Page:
Recipes & Food Facts

roasted

Roasted Carrots With Turmeric and Cumin

Roasted veggies are still delicious even as we enter the early stages of spring! Try this one with the fresh orange or rainbow carrots from the coop.  In fact, try the recipe for herbed butter as a topping for any of your favorite roasted veggies-it’s delicious and can be made as vegan by using margarine instead of butter.

10 medium carrots, peeled
2 tablespoons extra virgin olive oil
Salt and freshly ground pepper to taste
1 tablespoon fresh thyme leaves
1/2 teaspoon cumin seeds, lightly toasted
1/2 teaspoon coriander seeds, lightly toasted
2 tablespoons unsalted butter, at room temperature (or margarine to make this vegan)
1/2 teaspoon turmeric
1/2 teaspoon Aleppo pepper or mild chili powder

1. Preheat the oven to 425 degrees. Cut the carrots into even sized spears (as if you were cutting them for snacking). Place in a large bowl and toss with the olive oil, salt and pepper, and dried thyme leaves.
2. Heat a heavy baking sheet in the oven for 3 to 4 minutes. Remove from the

oven and place the carrots on it in one layer. Roast for 20 to 25 minutes, stirring
the carrots every 10 minutes. They should be slightly caramelized and tender.
3. While the carrots are in the oven place the cumin and coriander seeds in a
mortar and pestle and grind. Add the soft butter, turmeric and chili powder and stir with the pestle until well combined.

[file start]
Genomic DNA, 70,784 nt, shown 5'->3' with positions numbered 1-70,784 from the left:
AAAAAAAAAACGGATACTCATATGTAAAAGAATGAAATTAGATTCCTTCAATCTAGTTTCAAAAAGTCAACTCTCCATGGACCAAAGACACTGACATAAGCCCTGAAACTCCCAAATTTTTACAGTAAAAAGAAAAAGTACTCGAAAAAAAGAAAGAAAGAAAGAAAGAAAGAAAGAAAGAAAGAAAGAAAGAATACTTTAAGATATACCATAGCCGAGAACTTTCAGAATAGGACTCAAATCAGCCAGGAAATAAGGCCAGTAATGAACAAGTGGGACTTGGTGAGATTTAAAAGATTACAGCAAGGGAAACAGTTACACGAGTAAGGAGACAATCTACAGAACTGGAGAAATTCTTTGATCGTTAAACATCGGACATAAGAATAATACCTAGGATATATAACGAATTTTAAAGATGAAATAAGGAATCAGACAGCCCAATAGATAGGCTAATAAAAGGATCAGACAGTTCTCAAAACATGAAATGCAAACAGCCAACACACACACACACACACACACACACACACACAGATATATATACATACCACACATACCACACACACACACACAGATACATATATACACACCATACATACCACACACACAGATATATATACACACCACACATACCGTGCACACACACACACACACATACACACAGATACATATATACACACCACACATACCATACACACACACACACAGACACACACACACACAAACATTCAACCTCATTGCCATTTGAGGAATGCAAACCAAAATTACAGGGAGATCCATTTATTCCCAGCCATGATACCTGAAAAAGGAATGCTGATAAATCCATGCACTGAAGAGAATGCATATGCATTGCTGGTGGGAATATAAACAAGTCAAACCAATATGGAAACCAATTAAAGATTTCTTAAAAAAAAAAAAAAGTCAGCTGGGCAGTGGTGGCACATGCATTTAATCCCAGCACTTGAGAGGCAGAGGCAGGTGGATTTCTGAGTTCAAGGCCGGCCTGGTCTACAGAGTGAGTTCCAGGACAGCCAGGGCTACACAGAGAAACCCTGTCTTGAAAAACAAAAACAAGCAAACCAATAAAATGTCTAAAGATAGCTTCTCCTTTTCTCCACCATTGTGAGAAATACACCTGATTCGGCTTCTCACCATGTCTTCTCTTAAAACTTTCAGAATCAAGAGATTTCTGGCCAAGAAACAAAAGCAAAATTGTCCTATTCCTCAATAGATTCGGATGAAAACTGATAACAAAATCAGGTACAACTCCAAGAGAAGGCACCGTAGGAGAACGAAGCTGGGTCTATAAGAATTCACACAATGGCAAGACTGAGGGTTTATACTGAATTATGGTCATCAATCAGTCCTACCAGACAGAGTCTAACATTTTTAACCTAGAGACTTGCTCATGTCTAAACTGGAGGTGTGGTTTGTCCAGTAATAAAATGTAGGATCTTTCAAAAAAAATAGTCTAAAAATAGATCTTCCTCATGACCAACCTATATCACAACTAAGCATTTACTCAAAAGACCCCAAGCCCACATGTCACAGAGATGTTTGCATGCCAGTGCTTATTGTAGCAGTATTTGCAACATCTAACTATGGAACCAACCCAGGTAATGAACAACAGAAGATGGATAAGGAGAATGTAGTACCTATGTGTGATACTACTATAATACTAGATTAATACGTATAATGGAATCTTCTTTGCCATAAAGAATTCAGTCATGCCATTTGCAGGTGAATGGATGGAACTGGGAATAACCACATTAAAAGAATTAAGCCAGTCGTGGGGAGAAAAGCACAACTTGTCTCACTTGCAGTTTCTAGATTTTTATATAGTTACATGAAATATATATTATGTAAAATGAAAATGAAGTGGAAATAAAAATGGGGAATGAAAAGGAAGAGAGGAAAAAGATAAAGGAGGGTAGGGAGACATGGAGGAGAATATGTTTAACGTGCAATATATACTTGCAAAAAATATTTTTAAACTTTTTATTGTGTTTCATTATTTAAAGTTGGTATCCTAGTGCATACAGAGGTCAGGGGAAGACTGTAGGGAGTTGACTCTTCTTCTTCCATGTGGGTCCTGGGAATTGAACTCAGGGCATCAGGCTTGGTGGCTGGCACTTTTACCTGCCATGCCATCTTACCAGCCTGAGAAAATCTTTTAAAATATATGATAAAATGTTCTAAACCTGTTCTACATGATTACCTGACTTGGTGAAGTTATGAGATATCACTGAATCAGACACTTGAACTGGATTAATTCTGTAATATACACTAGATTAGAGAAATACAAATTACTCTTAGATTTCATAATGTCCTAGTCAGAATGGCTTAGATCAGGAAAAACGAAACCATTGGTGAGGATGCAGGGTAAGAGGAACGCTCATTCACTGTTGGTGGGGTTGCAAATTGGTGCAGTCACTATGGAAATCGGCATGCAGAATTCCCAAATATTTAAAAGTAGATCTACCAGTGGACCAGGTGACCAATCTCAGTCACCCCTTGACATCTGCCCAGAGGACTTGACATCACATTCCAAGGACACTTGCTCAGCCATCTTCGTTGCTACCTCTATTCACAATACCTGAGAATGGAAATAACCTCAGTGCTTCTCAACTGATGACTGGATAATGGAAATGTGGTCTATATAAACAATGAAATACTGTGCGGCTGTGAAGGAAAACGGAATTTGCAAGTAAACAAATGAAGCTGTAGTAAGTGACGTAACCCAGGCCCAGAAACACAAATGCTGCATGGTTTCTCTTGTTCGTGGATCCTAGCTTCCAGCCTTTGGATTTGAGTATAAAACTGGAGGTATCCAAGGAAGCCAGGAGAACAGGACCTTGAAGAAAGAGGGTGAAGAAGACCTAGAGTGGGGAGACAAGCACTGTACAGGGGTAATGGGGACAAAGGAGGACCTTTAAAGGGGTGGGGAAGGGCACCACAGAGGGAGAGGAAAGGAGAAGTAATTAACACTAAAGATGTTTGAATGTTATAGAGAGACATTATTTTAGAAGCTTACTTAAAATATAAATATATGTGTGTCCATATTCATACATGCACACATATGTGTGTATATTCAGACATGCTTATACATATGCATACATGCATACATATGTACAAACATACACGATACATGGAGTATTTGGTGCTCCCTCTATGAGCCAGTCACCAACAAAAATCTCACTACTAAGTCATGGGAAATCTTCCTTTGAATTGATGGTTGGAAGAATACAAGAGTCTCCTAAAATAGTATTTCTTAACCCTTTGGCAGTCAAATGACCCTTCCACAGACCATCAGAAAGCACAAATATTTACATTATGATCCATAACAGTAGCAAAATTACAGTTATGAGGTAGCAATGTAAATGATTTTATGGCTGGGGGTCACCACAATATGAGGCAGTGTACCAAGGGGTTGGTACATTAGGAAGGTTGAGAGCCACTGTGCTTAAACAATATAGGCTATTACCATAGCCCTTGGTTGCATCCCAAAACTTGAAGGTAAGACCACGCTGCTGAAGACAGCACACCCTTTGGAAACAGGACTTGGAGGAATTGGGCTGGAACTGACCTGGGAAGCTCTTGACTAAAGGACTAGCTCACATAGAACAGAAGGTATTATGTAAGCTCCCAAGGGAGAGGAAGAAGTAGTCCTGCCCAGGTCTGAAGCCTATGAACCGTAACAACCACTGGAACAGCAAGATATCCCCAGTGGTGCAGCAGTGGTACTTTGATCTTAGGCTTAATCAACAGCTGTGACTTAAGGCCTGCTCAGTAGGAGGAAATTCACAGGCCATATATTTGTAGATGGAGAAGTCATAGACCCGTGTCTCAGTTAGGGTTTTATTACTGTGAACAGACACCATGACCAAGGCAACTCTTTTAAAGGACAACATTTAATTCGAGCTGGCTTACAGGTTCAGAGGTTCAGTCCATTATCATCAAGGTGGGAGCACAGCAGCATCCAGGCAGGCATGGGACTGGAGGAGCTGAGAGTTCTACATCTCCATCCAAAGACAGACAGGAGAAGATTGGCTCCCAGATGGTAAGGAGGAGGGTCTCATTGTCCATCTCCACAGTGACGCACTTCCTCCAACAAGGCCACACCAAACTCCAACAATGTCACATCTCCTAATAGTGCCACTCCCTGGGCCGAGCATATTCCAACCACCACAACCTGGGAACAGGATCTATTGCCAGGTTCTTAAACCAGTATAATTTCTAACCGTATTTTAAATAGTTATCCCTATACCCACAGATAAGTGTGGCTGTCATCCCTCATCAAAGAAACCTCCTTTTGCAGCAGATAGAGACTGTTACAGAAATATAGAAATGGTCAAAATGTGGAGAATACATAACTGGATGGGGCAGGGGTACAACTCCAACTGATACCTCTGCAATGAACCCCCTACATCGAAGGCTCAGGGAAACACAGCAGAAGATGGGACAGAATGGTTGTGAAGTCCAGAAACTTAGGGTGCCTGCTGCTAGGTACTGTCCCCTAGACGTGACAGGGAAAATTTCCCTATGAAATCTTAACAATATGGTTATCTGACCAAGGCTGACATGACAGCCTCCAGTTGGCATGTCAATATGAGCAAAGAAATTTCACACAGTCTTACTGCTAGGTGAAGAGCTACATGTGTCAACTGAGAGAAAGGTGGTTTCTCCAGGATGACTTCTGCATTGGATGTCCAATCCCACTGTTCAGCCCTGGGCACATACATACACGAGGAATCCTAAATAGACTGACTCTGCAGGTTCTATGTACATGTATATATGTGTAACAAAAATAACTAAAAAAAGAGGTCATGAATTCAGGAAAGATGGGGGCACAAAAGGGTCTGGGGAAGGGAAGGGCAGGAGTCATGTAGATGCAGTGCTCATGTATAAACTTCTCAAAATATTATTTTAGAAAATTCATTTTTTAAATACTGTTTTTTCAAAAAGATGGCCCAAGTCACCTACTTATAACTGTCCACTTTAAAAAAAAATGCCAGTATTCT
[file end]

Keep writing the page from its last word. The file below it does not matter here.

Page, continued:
4. Remove the carrots from the oven when done and coat with the spice butter. Toss together, taste and adjust salt and pepper. Serve from the pan or transfer to a platter.

By Martha Rose Shulman


 

 

beans

Green Bean and Shiitake Mushroom Stir Fry

Recipe coming soon!

 

 


 

 

mushrDried Shiitake Mushrooms

Shiitake mushrooms (also called black mushrooms or chinese mushrooms) have long been recognized throughout the Far East for their unique taste and health-promoting properties. In the West, though most are familiar with their savory quality, meaty flavor and delicious umami punch, their high nutritional and medicinal value often go unsung. Proven to prevent cancer, improve immune support, lower total blood cholesterol levels and improve circulation, the mushrooms are about as unique medicinally as they are delicious. For cooking, fresh shiitake are easy to come by and most people are familiar with them.

Dried shiitake, however, are less common, and generally contain the same nutritional value, while offering a longer shelf-life and a depth of flavor unmatched by their fresh counterparts. Bought dried, the mushrooms should be reconstituted before use.

Place the mushrooms in a bowl, cover with cold water, and let soak for at least two hours (to retain the most flavor, soak eight hours or overnight). After, squeeze the excess water from the mushrooms back into the bowl, remove the stems, and add both the caps and some of the water–now rich with umami–to any soup, stew, steamed dish or stir-fry for an earthy, woodsy, meaty flavor nothing short of scrumptious. Mmmm…